# Phys481: Special Relativity

Course topics: Topics: Historical development and the origins of SR, Lorentz Transformations, relativistic kinematics (length contraction, time dilations, etc.), relativistic optics, Minkowski spacetime, relativistic particle mechanics (and four-vector technology), tensors, electromagnetism in covariant form, introduction to classical field theory, introduction to General Relativity.

Grading: 30% Midterm-1, 30% Midterm-2, 40% Final Exam.

Problem sets are given for preparation for the exams.

Course textbooks:

-- Wolfgang Rindler, Relativity: Special, General, and Cosmological, 2nd edition.

The first seven chapters. A rigorous book and notationally unusual on occasion. For advanced undergraduates and graduates.

-- John David Jackson, Classical Electrodynamics; 3rd edition. Chapters 11 and 12. For advanced undergraduates and graduates.

-- Robert Resnick, Introduction to Special Relativity, 1st edition. Many details and examples.

Additional sources:

-- Bernard Schutz, A First Course in General Relativity, 2nd edition. The first four chapters. For graduate and advanced undergraduate students.

-- Hans Stephani, An Introduction to Special and General Relativity, 3rd edition. An extensive book with clear and detailed explanations.

-- Leonard Susskind (and Art Friedman), Special Relativity and Classical Field Theory: The Theoretical Minimum; great read at all levels; not too technical, but includes enough math to capture Susskind’s clear insights.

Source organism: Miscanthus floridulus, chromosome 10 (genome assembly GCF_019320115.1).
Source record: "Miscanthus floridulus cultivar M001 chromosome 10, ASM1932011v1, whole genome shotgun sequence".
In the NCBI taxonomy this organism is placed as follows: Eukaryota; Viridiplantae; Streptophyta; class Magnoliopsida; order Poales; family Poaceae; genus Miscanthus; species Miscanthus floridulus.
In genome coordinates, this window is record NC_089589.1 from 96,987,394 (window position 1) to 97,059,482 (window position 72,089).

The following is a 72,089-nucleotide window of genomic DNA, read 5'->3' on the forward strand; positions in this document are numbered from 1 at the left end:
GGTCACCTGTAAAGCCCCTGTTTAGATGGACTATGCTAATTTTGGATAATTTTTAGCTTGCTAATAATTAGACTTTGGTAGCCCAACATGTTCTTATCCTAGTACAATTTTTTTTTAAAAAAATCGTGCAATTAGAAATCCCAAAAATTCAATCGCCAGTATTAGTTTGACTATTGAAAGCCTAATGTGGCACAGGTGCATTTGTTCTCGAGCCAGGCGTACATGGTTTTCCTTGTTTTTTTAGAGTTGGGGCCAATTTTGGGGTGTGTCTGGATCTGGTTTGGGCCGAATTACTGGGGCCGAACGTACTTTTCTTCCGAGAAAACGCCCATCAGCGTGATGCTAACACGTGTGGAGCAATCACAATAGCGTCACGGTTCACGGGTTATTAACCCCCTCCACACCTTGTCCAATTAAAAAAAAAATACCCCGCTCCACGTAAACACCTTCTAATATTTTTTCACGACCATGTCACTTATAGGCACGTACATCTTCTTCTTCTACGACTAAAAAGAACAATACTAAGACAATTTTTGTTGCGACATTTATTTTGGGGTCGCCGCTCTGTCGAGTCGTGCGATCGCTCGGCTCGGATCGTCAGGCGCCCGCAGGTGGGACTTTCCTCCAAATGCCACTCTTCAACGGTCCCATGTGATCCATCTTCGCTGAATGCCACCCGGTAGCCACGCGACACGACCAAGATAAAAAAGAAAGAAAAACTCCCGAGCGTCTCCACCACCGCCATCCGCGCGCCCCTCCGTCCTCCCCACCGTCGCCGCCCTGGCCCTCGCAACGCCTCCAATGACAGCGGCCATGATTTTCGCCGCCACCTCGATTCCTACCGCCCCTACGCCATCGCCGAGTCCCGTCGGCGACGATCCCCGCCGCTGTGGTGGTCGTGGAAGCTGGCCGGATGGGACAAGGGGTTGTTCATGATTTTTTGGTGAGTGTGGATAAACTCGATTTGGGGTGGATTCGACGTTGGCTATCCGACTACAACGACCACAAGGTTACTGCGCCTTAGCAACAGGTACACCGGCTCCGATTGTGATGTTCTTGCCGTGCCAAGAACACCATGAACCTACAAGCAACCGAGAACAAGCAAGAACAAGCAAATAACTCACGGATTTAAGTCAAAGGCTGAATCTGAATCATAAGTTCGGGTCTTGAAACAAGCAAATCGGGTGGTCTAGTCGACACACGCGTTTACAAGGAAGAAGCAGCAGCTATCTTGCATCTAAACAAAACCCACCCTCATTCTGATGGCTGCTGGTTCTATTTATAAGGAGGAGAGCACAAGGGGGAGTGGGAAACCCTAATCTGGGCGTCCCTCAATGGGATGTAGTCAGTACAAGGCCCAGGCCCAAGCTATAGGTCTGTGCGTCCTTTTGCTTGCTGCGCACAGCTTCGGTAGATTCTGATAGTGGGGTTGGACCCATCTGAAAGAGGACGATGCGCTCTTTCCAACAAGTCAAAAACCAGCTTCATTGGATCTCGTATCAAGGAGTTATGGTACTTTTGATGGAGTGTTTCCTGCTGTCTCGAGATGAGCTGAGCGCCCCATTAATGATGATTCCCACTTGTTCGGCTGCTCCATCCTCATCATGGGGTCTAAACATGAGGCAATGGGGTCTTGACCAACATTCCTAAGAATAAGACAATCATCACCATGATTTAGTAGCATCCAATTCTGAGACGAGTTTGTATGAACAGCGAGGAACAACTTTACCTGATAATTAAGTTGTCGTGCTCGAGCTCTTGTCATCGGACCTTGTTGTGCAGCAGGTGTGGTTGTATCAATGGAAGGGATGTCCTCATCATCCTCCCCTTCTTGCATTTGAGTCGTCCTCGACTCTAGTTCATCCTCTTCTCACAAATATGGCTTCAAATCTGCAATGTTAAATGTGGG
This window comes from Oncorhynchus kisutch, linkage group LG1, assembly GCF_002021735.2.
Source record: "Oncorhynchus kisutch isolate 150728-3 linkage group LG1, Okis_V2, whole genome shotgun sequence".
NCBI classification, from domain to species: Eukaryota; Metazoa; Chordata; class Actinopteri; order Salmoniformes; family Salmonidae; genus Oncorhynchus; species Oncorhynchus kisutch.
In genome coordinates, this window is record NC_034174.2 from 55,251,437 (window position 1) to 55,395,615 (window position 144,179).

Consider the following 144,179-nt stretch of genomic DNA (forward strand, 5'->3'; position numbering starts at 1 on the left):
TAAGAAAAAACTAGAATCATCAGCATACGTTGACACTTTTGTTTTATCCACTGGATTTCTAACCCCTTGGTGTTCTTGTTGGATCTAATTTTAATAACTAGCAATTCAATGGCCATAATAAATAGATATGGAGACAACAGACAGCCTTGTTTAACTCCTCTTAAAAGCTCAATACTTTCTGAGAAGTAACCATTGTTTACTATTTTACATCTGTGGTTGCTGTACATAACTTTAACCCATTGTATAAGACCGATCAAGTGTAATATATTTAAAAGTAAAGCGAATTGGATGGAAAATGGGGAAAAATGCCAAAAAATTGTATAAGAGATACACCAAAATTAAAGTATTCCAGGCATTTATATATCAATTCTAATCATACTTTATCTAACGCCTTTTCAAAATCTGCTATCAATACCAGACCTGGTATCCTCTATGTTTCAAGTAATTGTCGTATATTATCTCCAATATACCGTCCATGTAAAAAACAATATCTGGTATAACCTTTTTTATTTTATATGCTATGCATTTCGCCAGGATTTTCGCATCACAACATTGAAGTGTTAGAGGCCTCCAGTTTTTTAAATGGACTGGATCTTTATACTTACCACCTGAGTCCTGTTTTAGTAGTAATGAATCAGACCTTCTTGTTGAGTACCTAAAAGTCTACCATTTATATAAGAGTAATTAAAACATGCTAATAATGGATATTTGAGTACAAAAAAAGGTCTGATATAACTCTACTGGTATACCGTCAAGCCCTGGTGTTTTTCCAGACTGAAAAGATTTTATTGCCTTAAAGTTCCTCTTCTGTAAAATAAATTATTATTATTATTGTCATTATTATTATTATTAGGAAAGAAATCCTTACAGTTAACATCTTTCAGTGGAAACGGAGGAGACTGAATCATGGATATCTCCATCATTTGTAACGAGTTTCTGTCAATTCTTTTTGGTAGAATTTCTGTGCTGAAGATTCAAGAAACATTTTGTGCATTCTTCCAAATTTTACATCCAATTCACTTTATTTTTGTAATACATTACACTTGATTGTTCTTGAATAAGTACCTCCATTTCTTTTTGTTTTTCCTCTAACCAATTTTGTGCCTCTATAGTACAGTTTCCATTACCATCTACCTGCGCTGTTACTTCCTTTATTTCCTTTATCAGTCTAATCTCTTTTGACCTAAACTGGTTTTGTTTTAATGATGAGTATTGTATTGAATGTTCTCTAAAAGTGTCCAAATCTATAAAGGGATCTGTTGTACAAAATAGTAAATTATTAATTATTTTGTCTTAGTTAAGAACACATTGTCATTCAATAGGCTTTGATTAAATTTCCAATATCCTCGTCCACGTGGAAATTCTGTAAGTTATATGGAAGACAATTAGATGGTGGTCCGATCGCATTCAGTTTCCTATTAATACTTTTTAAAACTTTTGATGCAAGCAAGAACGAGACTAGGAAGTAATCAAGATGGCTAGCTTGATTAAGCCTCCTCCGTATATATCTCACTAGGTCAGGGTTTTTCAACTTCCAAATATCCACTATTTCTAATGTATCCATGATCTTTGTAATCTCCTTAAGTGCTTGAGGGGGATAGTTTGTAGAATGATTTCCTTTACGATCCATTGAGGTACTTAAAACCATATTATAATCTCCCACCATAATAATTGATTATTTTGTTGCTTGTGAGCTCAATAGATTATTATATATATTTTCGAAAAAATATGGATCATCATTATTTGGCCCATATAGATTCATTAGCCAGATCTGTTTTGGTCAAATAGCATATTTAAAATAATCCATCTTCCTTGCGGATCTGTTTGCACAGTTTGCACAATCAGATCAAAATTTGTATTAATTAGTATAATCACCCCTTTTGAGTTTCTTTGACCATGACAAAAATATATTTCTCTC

-- John Archibald Wheeler (with Edwin F. Taylor), Spacetime Physics: Introduction to Special Relativity. 2nd edition. A book from another legend.

-- L. D. Landau and E. M. Lifshitz, The Classical Theory of Fields, 4th edition. The first four chapters. Another classic.

Lecture notes:

Lecture 1: Introduction, history, motivation.

Lecture 2: Lecture-2, Simultaneity, Lorentz transformations, Minkowski diagrams

Lecture 3: Relativistic kinematics: Length contraction, time dilation, twin paradox

Lecture 3 (extra): The twin problem.

Lecture 4: Acceleration, relativistic optics.

Lecture 5: Four-vectors, tensors.

Lecture 6: Four velocity, energy-momentum, relativistic dynamics, E=mc2.

Lecture 7: Covariant EMT, gauge transformations.

Lecture 8: Lagrangian formalism of EMT, classical field theory.

Lecture 9: Classical field theory cont., Lorentz group.

Lecture 10: Lorentz group cont., Thomas precession (Wigner rotation).

Lecture 11: Introduction to General Relativity.

Sample problem sets:

The problems in the sets will be discussed in the recitation sessions by the TA of the course.

Sample exams: